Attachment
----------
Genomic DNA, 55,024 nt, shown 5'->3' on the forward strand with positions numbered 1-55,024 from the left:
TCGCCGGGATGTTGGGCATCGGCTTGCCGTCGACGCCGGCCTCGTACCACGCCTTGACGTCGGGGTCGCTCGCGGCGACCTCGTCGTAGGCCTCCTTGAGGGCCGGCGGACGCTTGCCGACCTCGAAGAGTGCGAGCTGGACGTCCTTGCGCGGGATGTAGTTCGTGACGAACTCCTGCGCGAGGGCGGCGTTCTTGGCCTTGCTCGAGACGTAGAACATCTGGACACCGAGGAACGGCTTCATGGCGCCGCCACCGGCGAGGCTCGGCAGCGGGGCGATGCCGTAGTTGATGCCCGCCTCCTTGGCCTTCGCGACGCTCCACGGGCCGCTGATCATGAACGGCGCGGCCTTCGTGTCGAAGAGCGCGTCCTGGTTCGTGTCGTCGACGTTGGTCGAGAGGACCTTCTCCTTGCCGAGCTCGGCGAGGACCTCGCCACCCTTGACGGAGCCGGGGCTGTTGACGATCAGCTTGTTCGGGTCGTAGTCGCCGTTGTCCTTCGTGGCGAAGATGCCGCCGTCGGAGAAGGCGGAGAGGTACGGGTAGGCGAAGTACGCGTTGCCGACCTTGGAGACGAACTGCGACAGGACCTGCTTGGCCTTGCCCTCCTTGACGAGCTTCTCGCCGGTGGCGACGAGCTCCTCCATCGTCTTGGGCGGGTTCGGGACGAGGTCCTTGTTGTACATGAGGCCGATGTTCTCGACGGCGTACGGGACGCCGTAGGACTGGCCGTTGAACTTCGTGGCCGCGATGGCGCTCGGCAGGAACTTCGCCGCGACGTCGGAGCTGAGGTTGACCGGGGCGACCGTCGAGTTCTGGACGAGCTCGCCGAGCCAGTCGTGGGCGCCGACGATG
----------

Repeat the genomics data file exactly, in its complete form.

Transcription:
Genomic DNA, 55,024 nt, shown 5'->3' on the forward strand with positions numbered 1-55,024 from the left:
TCGCCGGGATGTTGGGCATCGGCTTGCCGTCGACGCCGGCCTCGTACCACGCCTTGACGTCGGGGTCGCTCGCGGCGACCTCGTCGTAGGCCTCCTTGAGGGCCGGCGGACGCTTGCCGACCTCGAAGAGTGCGAGCTGGACGTCCTTGCGCGGGATGTAGTTCGTGACGAACTCCTGCGCGAGGGCGGCGTTCTTGGCCTTGCTCGAGACGTAGAACATCTGGACACCGAGGAACGGCTTCATGGCGCCGCCACCGGCGAGGCTCGGCAGCGGGGCGATGCCGTAGTTGATGCCCGCCTCCTTGGCCTTCGCGACGCTCCACGGGCCGCTGATCATGAACGGCGCGGCCTTCGTGTCGAAGAGCGCGTCCTGGTTCGTGTCGTCGACGTTGGTCGAGAGGACCTTCTCCTTGCCGAGCTCGGCGAGGACCTCGCCACCCTTGACGGAGCCGGGGCTGTTGACGATCAGCTTGTTCGGGTCGTAGTCGCCGTTGTCCTTCGTGGCGAAGATGCCGCCGTCGGAGAAGGCGGAGAGGTACGGGTAGGCGAAGTACGCGTTGCCGACCTTGGAGACGAACTGCGACAGGACCTGCTTGGCCTTGCCCTCCTTGACGAGCTTCTCGCCGGTGGCGACGAGCTCCTCCATCGTCTTGGGCGGGTTCGGGACGAGGTCCTTGTTGTACATGAGGCCGATGTTCTCGACGGCGTACGGGACGCCGTAGGACTGGCCGTTGAACTTCGTGGCCGCGATGGCGCTCGGCAGGAACTTCGCCGCGACGTCGGAGCTGAGGTTGACCGGGGCGACCGTCGAGTTCTGGACGAGCTCGCCGAGCCAGTCGTGGGCGCCGACGATG